‘Bleeding Canker’ is a disease of Horse Chestnut trees (Aesculus hippocastanum) identified throughout North-West Europe since 2002. The infection, first identified in Ireland in 2011, causes bark on horse chestnut trees to bleed a dark sticky fluid leading to possible tree death. The aims of this research were to: survey the extent of the disease in Ireland, isolate possible causal agent(s) of bleeding canker and compare findings with similar European research and finally develop a more precise PCR primer for the identification of the agents. In the absence of official data on the incidence of ‘Bleeding Canker’ in Ireland, this extensive survey of 1,587 trees showed 61% exhibited symptoms of the disease. Scientists, worldwide, differ on the causal factors of the disease. Early research indicated Phytophthora sp. but more recently the causal mechanism in UK populations (S.Green et al 2009) indicated involvement of the bacterium Pseudomonas syringae pv. aesculi (Pae). Samples from lesions found at the necrotic phloem of diseased horse chestnut trees were subjected to PCR and RealTime PCR tests using gyrB primers. The results were aligned with known strains (BLAST) and found to match the United Kingdom, German and Indian Pae strains. To date, this is the first sequencing identification of Pae in Ireland. A more specific PCR primer was designed to allow more accurate detection of Pae from infected samples. The development of the more specific PCR primer has assisted in the identification of Pae as the causal factor of ‘Bleeding Canker’ on Horse Chestnut.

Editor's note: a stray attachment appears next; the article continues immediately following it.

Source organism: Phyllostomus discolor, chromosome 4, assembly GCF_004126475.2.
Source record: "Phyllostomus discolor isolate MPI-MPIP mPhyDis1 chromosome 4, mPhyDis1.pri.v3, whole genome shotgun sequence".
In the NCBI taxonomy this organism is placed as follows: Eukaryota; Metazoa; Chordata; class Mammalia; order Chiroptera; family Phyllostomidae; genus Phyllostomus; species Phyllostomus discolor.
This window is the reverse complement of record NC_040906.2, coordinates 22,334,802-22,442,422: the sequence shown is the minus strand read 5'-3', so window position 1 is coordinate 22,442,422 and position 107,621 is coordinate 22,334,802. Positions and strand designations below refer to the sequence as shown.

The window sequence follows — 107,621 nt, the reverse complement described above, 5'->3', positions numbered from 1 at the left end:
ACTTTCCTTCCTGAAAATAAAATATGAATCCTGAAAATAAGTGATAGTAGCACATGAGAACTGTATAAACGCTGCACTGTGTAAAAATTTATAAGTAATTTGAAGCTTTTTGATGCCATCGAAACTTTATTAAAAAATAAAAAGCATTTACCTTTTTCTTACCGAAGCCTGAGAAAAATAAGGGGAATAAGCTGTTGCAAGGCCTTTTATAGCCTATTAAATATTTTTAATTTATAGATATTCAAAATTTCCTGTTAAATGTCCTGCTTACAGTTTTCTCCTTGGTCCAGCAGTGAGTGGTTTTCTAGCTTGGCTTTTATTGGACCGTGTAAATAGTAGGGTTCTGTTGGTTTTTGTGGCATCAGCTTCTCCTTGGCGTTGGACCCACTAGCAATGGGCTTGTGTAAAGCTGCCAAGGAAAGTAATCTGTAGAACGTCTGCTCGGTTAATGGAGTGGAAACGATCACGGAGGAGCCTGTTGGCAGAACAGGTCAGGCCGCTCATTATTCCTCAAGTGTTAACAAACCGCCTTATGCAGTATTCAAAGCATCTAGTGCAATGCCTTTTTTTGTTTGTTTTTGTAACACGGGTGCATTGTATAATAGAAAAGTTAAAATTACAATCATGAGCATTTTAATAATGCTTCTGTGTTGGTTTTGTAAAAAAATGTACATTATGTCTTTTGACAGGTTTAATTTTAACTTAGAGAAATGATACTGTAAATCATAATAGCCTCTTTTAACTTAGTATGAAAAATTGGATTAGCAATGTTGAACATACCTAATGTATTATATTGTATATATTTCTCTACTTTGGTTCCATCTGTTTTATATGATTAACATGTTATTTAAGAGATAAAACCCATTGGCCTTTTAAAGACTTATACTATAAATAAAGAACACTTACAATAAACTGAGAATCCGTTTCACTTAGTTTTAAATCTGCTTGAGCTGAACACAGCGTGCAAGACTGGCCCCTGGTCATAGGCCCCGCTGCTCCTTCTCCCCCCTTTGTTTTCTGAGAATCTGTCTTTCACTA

Second Award of $2,000